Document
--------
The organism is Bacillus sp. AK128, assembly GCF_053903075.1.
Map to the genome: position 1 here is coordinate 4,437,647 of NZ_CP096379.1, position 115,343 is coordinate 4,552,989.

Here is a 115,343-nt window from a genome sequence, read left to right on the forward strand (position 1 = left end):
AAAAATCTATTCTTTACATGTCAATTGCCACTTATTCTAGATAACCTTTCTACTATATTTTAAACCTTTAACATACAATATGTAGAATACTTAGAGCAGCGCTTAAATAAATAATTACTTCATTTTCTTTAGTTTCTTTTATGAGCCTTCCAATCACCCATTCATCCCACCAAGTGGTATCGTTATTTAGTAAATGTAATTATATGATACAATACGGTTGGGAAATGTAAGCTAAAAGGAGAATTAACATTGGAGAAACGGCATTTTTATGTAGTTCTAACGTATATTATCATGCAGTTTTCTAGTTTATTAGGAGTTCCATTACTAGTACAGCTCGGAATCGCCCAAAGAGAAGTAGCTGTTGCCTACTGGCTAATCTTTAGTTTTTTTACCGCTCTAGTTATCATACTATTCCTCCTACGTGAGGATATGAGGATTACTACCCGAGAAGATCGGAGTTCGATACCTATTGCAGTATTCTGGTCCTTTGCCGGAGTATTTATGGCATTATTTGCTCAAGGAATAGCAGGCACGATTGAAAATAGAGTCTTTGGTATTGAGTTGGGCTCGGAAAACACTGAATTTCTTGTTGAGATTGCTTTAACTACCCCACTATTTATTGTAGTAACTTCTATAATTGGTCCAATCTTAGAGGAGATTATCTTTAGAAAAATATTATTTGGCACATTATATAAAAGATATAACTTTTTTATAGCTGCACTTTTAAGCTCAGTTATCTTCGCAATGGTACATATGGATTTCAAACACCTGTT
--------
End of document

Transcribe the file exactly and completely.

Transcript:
The organism is Bacillus sp. AK128, assembly GCF_053903075.1.
Map to the genome: position 1 here is coordinate 4,437,647 of NZ_CP096379.1, position 115,343 is coordinate 4,552,989.

Here is a 115,343-nt window from a genome sequence, read left to right on the forward strand (position 1 = left end):
AAAAATCTATTCTTTACATGTCAATTGCCACTTATTCTAGATAACCTTTCTACTATATTTTAAACCTTTAACATACAATATGTAGAATACTTAGAGCAGCGCTTAAATAAATAATTACTTCATTTTCTTTAGTTTCTTTTATGAGCCTTCCAATCACCCATTCATCCCACCAAGTGGTATCGTTATTTAGTAAATGTAATTATATGATACAATACGGTTGGGAAATGTAAGCTAAAAGGAGAATTAACATTGGAGAAACGGCATTTTTATGTAGTTCTAACGTATATTATCATGCAGTTTTCTAGTTTATTAGGAGTTCCATTACTAGTACAGCTCGGAATCGCCCAAAGAGAAGTAGCTGTTGCCTACTGGCTAATCTTTAGTTTTTTTACCGCTCTAGTTATCATACTATTCCTCCTACGTGAGGATATGAGGATTACTACCCGAGAAGATCGGAGTTCGATACCTATTGCAGTATTCTGGTCCTTTGCCGGAGTATTTATGGCATTATTTGCTCAAGGAATAGCAGGCACGATTGAAAATAGAGTCTTTGGTATTGAGTTGGGCTCGGAAAACACTGAATTTCTTGTTGAGATTGCTTTAACTACCCCACTATTTATTGTAGTAACTTCTATAATTGGTCCAATCTTAGAGGAGATTATCTTTAGAAAAATATTATTTGGCACATTATATAAAAGATATAACTTTTTTATAGCTGCACTTTTAAGCTCAGTTATCTTCGCAATGGTACATATGGATTTCAAACACCTGTT